What’s an IPO?
An initial public offering, or IPO, is how a private company becomes a public company. IPOs can translate into big paydays for insiders and investors (or occasionally, big disappointments).
Fun facts about IPOs
- An IPO can offer the first chance for insiders to cash out of valuable ownership positions. That’s why Airbnb employees are pressuring the $30+ billion company’s top brass for an IPO. Much equity has been issued. No actual cash has been received.
- Manipulating the market is normally illegal, but during an IPO it’s routine and accepted. One job of an IPO’s underwriting investment bank is typically to keep the newly listed stock’s price up when it first starts trading—typically by buying shares as needed.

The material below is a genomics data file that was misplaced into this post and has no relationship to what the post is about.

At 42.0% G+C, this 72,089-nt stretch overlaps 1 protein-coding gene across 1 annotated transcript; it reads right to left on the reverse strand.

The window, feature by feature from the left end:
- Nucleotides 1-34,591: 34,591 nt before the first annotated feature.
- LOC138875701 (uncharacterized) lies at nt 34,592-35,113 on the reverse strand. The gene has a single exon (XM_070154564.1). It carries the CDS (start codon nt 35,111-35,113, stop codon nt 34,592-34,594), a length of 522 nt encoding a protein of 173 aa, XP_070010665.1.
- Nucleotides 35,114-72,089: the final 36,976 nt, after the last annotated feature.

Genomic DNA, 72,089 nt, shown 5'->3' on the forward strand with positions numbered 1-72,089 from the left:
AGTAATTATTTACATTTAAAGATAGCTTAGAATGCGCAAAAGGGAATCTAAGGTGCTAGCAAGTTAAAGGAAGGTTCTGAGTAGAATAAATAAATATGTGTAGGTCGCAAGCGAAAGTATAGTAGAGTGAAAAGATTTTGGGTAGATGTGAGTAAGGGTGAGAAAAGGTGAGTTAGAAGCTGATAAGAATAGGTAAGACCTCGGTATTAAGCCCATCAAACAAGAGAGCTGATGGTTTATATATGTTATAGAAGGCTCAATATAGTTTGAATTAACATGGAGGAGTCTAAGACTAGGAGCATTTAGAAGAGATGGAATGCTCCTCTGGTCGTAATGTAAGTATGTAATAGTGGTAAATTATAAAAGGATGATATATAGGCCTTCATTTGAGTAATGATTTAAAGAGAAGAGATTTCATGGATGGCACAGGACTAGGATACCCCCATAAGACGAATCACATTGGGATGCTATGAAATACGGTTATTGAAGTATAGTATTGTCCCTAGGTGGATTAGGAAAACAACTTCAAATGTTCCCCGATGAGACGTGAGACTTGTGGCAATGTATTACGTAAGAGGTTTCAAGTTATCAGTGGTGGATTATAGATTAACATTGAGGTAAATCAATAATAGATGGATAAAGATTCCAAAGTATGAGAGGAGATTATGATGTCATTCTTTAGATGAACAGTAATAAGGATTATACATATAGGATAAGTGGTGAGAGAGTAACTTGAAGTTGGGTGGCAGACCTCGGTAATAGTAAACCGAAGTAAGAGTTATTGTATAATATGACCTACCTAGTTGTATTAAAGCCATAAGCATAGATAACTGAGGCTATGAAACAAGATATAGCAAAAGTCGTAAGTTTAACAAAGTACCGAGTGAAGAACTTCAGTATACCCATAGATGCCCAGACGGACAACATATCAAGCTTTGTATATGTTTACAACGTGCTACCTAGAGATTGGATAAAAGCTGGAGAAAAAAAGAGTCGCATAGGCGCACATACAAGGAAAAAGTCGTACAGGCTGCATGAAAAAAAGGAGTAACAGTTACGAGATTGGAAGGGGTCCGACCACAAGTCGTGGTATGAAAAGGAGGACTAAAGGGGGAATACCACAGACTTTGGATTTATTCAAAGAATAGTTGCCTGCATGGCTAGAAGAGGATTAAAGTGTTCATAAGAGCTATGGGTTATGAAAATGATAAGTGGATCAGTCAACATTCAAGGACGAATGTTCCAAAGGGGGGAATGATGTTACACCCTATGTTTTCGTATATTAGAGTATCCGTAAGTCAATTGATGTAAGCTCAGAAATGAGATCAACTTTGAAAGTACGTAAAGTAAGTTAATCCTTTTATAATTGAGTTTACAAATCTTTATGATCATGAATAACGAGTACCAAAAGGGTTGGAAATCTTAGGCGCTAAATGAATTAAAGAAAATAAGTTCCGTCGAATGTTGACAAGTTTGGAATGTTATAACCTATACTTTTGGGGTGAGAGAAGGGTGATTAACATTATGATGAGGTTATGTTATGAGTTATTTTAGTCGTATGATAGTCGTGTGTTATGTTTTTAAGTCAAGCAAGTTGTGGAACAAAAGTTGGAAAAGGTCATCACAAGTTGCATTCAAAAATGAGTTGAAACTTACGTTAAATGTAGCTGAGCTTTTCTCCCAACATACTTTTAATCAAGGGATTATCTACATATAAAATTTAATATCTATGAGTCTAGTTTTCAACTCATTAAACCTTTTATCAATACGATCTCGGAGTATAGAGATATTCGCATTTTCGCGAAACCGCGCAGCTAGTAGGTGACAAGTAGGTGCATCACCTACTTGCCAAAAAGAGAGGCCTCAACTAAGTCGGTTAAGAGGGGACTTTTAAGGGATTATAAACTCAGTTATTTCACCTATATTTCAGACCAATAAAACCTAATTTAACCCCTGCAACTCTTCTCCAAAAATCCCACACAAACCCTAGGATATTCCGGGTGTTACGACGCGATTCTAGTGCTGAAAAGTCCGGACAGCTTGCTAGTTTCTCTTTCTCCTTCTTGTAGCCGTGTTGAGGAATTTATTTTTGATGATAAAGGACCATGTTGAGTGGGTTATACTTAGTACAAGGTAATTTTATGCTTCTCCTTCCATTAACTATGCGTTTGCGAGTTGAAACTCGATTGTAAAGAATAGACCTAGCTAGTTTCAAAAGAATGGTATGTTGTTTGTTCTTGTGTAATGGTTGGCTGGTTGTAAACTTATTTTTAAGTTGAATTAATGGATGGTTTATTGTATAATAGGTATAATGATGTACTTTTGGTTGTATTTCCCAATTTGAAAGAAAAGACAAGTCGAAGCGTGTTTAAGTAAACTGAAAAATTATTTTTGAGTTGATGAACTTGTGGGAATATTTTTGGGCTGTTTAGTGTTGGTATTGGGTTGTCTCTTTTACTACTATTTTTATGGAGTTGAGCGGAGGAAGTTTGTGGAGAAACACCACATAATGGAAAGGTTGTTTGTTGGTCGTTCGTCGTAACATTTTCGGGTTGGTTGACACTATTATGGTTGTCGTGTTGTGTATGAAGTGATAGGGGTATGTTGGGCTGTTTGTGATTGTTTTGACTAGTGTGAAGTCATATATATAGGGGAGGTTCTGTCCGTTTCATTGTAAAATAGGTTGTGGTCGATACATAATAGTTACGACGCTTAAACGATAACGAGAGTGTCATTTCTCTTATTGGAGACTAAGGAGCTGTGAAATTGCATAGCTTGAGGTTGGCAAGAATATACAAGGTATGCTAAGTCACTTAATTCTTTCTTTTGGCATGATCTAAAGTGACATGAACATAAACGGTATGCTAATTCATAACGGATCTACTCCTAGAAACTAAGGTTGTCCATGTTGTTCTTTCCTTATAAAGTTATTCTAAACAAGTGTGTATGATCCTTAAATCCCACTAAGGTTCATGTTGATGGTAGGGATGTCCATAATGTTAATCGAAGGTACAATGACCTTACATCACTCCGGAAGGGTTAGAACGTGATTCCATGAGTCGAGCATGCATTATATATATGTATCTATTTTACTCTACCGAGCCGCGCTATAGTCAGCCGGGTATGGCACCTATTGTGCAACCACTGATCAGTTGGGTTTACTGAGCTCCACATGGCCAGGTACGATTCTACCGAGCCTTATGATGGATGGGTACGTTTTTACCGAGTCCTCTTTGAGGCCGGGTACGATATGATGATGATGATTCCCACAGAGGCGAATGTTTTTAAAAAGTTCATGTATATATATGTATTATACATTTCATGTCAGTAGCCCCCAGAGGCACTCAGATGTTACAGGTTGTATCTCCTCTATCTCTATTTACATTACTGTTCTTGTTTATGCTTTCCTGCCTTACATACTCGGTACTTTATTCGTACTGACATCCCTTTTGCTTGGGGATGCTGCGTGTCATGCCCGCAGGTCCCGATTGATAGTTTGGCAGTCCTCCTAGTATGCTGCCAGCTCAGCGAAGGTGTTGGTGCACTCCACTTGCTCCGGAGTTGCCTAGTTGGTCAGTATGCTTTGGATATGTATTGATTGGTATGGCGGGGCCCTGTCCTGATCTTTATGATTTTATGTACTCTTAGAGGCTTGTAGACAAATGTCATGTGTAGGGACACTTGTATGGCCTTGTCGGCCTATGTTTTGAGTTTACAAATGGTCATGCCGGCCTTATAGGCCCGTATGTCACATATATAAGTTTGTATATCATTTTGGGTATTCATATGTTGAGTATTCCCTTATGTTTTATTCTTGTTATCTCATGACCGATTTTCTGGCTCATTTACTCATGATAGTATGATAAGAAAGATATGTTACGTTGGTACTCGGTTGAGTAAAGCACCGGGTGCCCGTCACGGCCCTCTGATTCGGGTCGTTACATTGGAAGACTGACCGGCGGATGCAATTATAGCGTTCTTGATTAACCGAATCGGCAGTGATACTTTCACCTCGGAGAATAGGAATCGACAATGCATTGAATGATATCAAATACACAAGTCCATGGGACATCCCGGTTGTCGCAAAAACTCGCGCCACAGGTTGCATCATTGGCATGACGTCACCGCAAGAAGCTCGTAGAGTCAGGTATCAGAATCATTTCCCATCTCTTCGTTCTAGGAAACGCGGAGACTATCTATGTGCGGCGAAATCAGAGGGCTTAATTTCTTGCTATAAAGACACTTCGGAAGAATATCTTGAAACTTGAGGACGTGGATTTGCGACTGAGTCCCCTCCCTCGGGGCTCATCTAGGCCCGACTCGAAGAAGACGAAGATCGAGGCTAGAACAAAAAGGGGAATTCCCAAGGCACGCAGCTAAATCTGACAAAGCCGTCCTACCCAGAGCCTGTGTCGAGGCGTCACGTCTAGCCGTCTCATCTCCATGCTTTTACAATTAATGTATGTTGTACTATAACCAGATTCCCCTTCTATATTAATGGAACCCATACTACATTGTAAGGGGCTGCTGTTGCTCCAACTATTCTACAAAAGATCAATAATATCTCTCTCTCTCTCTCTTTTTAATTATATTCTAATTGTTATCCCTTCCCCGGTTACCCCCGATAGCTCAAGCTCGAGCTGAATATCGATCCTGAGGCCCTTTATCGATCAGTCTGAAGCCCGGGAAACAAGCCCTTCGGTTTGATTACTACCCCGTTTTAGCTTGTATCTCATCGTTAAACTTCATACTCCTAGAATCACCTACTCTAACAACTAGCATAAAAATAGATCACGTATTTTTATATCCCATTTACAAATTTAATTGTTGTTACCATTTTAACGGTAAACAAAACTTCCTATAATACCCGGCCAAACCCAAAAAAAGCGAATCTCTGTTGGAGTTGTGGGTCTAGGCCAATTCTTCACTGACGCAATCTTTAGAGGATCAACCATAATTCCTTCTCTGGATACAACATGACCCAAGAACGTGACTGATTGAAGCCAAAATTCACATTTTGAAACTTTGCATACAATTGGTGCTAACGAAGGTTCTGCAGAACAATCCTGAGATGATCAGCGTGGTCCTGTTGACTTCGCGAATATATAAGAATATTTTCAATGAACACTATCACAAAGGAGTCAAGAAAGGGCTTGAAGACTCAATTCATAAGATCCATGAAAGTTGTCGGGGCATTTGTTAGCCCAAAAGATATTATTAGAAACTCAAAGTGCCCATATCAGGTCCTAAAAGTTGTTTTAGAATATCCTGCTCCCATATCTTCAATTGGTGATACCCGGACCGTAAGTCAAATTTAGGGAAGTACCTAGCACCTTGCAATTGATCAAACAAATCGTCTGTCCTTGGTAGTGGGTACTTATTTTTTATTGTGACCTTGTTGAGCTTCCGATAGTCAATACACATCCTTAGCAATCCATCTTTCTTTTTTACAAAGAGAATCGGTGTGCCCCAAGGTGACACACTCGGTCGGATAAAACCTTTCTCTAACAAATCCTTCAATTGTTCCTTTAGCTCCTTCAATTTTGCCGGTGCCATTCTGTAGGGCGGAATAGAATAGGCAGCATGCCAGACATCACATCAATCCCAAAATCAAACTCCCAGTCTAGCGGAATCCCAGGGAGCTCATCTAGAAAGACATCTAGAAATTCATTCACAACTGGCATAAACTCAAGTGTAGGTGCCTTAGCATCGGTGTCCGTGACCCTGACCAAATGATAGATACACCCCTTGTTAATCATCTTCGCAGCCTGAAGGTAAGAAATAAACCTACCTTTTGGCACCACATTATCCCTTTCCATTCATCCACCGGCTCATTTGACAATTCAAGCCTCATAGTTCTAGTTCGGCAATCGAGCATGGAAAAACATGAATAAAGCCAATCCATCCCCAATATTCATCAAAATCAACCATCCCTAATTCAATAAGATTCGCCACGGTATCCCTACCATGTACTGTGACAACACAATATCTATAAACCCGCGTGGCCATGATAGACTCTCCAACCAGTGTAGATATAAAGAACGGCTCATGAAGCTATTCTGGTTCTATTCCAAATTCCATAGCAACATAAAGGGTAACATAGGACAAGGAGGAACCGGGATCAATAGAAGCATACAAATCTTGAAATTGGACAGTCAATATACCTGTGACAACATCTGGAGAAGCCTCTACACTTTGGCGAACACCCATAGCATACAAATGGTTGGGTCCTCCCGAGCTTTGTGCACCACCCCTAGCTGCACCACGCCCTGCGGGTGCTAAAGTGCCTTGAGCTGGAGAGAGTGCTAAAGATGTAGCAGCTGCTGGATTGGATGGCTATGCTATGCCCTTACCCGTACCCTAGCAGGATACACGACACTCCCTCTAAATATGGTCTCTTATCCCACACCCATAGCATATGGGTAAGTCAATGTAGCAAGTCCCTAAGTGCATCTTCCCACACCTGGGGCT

- The best-performing IPO so far this year? Beyond Meat (ticker symbol: BYND), which currently trades at more than $140 per share—about a 460% gain from its IPO price of $25.
- IPOs aren’t the only option. Spotify and Slack both recently became public companies through direct listings—a process that can avoid the hoopla and volatility of an IPO. Some in the industry say we need more of that, please.